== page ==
Reeve Summit Panel Explores Travel Accessibility 30 Years Post-ADA

Posted by Reeve Staff in Daily Dose on January 16, 2020 # Events, Travel, Reeve Summit

It’s been 30 years since the Americans with Disabilities Act promised to make travel accessible to all, including wheelchair users. How far have we come? What is it like for a person with paralysis to travel by air or navigate a city today? How much of a difference have 30 years of government-mandated accessibility standards made to real people facing real challenges on the road or in the air?

These are among the questions that will be debated at a panel discussion on accessible travel at the upcoming Reeve Summit 2020: Where Care, Cure and Community Connect. The session, “Tips and Tricks: How to Make Your Travel Less Stressful,” features celebrated wheelchair-travel blogger John Morris, who’s clocked over a million air miles; Dallas Thomas, an accessibility expert at Southwest Airlines, Supriya Raman, Ph.D., the Transportation Security Authority’s lead staffer on accessibility issues, and Ray Prentice, a compliance official at Alaska Airlines. Anjali Forber-Pratt, PhD, a disability researcher and assistant professor at Vanderbilt University’s Peabody College, will moderate.

John Morris, a triple amputee, is one of the foremost experts and advocates in the field of accessible travel, educating through his website WheelchairTravel.org and advising companies through his consultancy. His Wheelchair Traveler blog catalogs what he’s learned exploring the world “with one hand, a passport and my power wheelchair.”

As an accessibility compliance expert at Southwest Airlines, Dallas Thomas is charged with ensuring that universal accessibility is weaved into all aspects of passengers’ journeys and that airline-passenger protection regulations are met. He serves as a subject-matter expert on accessibility policy across Southwest Airlines, the broader airline industry, and the disability rights community.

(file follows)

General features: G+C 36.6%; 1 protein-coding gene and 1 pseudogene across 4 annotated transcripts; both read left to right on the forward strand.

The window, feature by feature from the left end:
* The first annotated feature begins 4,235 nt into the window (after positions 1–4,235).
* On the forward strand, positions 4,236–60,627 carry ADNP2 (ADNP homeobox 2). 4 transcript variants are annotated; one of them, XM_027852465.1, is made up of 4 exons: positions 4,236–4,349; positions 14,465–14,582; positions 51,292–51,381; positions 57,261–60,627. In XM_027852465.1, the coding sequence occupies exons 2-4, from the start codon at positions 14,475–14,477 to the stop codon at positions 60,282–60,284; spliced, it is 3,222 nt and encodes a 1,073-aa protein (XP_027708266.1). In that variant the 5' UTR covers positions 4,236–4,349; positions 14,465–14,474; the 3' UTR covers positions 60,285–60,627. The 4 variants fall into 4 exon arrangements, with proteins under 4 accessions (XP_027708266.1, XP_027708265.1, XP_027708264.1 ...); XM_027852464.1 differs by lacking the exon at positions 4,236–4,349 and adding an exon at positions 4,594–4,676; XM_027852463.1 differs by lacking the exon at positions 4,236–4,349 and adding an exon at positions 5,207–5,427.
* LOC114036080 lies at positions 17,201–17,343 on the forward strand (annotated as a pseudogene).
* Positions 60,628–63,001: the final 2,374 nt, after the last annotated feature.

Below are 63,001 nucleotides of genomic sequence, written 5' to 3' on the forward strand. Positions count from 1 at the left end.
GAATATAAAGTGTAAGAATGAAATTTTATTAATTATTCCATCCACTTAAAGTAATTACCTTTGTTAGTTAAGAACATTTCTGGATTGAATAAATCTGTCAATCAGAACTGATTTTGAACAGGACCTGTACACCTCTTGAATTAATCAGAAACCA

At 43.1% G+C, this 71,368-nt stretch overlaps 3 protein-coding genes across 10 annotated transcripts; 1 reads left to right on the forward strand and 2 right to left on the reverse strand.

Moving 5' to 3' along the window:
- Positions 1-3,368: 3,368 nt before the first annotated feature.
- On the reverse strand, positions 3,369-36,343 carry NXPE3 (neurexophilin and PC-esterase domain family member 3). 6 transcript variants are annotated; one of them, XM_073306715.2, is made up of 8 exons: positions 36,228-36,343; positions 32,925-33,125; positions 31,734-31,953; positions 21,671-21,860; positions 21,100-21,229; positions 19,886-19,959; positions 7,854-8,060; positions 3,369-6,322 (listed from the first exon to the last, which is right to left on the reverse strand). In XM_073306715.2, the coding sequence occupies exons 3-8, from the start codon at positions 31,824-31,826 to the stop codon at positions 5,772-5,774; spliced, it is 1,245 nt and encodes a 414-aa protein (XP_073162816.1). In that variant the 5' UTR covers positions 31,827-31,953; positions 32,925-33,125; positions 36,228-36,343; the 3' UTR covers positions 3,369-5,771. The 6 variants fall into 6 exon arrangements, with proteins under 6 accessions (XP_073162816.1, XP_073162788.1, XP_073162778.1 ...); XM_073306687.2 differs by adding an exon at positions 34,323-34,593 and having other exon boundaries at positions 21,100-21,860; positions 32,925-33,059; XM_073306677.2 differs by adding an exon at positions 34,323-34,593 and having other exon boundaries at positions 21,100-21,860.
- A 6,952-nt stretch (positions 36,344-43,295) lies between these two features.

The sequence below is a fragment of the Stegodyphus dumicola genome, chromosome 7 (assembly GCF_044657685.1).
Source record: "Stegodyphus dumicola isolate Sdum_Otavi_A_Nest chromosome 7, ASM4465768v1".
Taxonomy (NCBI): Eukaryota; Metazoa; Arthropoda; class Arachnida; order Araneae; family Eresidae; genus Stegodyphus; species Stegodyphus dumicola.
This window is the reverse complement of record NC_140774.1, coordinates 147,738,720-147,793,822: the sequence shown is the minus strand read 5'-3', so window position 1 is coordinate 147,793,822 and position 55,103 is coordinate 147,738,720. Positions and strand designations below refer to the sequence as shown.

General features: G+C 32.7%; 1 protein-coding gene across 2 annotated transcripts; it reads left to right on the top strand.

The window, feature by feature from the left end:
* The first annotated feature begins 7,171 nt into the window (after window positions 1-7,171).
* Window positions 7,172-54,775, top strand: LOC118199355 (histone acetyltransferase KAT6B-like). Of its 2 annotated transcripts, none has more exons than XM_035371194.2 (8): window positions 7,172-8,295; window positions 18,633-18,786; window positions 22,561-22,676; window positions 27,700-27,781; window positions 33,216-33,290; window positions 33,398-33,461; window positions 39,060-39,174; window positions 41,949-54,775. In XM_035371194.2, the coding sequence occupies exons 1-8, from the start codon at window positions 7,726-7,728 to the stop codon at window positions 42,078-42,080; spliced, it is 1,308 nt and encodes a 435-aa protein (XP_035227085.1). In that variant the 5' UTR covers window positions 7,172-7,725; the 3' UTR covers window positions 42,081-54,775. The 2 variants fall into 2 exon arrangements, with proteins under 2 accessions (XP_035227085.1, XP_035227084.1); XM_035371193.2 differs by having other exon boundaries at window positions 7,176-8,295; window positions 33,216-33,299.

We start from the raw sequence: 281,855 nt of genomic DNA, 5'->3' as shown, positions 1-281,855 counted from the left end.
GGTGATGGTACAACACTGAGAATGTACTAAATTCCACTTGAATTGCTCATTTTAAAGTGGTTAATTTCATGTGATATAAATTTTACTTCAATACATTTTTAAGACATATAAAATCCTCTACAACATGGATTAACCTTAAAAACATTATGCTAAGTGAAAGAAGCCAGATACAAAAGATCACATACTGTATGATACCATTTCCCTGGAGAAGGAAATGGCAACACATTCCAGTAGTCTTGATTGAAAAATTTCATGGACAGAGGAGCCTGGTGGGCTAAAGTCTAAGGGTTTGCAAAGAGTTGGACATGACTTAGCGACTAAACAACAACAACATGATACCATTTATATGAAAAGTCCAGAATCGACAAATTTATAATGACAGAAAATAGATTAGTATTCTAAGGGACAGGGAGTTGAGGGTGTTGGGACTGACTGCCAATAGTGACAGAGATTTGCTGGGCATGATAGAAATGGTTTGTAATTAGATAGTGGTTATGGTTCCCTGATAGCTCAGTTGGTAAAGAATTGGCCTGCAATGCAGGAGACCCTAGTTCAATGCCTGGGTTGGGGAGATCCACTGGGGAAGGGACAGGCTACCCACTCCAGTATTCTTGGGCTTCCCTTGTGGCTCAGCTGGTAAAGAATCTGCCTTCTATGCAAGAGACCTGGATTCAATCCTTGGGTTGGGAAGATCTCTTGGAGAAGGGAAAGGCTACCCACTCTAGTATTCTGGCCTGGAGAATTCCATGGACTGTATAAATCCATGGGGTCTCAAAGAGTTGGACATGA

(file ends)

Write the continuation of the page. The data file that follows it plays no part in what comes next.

Supriya Raman, PhD., manages two agencies within the Transportation Security Administration charged with ensuring that all TSA programs and activities for the public afford equal access and opportunity for individuals from federally protected classes. She is Acting Manager of the Disability Branch and the Multicultural Branch within the Traveler Engagement Division in the TSA’s Office of Civil Rights and Liberties, Ombudsman and Traveler Engagement.

Ray Prentice, a 30-year Alaska Airlines veteran who currently acts as Director of Customer Advocacy, has spent much of his career helping ensure smooth travel experiences for customers with disabilities. He is responsible for compliance with consumer protection regulations, including the Air Carrier Access Act, and serves as Alaska Airlines’ liaison to the U.S. Department of Transportation’s Aviation Consumer Protection Division.

The Reeve Summit will be held at the Marriott Marquis, Washington, D.C., from February 26-28, 2020.

Click here to register for the conference.